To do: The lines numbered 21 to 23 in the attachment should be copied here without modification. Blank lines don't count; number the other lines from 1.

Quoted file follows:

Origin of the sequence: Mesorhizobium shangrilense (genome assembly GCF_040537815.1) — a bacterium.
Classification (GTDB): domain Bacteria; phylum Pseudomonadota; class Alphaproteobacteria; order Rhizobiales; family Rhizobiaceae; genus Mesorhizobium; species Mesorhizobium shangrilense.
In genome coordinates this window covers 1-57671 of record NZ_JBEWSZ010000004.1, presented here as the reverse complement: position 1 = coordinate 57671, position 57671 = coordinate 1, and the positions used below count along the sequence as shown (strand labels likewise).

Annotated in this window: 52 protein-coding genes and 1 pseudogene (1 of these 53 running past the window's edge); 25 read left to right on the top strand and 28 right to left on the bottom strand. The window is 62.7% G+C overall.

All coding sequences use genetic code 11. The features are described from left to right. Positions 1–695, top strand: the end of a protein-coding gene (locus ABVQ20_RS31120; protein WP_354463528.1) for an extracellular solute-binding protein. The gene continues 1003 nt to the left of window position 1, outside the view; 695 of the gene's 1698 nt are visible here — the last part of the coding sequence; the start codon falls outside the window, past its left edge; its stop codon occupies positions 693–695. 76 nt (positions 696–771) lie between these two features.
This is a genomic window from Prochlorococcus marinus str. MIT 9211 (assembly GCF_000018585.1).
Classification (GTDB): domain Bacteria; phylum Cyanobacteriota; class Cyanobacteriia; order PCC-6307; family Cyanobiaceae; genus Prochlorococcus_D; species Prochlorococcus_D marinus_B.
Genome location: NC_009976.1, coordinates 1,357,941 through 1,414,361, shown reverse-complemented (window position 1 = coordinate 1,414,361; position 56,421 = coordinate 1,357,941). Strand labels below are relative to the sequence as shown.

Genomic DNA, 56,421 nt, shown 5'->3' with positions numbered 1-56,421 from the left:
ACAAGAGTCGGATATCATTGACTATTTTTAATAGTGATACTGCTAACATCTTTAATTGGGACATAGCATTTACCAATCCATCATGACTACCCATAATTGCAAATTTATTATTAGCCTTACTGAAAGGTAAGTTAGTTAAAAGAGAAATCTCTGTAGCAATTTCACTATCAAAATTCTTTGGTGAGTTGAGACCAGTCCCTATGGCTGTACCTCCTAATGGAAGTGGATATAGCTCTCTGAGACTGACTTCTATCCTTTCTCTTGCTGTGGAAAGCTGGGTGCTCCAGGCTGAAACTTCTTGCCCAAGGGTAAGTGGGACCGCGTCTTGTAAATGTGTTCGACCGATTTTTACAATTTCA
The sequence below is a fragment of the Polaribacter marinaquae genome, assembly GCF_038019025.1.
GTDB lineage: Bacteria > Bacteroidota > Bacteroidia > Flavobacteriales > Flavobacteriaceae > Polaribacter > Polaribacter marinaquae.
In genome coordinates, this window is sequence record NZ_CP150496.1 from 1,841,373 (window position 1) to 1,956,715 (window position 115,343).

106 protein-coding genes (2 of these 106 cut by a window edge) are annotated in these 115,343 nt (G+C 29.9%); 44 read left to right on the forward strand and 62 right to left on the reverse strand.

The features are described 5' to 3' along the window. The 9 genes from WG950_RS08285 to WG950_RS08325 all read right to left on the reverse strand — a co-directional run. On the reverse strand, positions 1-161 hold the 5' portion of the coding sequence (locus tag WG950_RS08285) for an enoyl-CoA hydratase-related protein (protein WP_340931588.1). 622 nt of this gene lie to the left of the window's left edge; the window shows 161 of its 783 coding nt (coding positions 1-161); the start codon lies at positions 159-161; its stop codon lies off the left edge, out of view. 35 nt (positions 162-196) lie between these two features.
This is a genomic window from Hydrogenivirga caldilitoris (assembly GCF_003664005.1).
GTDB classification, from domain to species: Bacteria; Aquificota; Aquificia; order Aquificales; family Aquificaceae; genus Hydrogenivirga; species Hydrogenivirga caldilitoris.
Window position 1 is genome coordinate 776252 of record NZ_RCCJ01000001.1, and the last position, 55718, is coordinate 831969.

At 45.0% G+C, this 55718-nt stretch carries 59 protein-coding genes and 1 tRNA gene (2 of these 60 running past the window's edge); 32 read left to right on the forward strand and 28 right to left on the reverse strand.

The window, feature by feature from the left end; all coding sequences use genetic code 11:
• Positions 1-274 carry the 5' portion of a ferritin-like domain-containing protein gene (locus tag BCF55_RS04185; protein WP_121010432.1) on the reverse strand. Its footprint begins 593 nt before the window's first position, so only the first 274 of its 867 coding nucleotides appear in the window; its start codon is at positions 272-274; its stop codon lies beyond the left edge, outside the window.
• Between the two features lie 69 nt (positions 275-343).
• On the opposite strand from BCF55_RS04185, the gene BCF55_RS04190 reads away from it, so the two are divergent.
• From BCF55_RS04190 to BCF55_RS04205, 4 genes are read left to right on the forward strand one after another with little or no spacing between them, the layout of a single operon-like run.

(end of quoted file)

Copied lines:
• Positions 1-274 carry the 5' portion of a ferritin-like domain-containing protein gene (locus tag BCF55_RS04185; protein WP_121010432.1) on the reverse strand. Its footprint begins 593 nt before the window's first position, so only the first 274 of its 867 coding nucleotides appear in the window; its start codon is at positions 272-274; its stop codon lies beyond the left edge, outside the window.
• Between the two features lie 69 nt (positions 275-343).
• On the opposite strand from BCF55_RS04185, the gene BCF55_RS04190 reads away from it, so the two are divergent.